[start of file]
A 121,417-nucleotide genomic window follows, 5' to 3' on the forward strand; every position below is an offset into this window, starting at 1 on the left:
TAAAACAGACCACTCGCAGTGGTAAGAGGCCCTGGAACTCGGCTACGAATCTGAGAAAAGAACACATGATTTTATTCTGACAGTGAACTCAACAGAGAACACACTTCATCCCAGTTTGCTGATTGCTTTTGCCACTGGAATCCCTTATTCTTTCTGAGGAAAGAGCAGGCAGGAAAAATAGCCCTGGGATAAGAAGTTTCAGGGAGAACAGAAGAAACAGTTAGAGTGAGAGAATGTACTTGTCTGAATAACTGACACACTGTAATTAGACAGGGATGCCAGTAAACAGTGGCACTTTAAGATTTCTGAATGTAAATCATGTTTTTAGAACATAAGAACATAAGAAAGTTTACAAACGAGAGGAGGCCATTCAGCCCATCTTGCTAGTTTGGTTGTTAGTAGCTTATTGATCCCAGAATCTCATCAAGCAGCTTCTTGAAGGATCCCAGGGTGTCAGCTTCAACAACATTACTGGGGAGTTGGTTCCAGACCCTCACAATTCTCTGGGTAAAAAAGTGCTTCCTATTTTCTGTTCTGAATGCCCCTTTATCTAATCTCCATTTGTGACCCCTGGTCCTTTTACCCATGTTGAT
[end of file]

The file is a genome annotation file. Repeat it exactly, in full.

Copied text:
A 121,417-nucleotide genomic window follows, 5' to 3' on the forward strand; every position below is an offset into this window, starting at 1 on the left:
TAAAACAGACCACTCGCAGTGGTAAGAGGCCCTGGAACTCGGCTACGAATCTGAGAAAAGAACACATGATTTTATTCTGACAGTGAACTCAACAGAGAACACACTTCATCCCAGTTTGCTGATTGCTTTTGCCACTGGAATCCCTTATTCTTTCTGAGGAAAGAGCAGGCAGGAAAAATAGCCCTGGGATAAGAAGTTTCAGGGAGAACAGAAGAAACAGTTAGAGTGAGAGAATGTACTTGTCTGAATAACTGACACACTGTAATTAGACAGGGATGCCAGTAAACAGTGGCACTTTAAGATTTCTGAATGTAAATCATGTTTTTAGAACATAAGAACATAAGAAAGTTTACAAACGAGAGGAGGCCATTCAGCCCATCTTGCTAGTTTGGTTGTTAGTAGCTTATTGATCCCAGAATCTCATCAAGCAGCTTCTTGAAGGATCCCAGGGTGTCAGCTTCAACAACATTACTGGGGAGTTGGTTCCAGACCCTCACAATTCTCTGGGTAAAAAAGTGCTTCCTATTTTCTGTTCTGAATGCCCCTTTATCTAATCTCCATTTGTGACCCCTGGTCCTTTTACCCATGTTGAT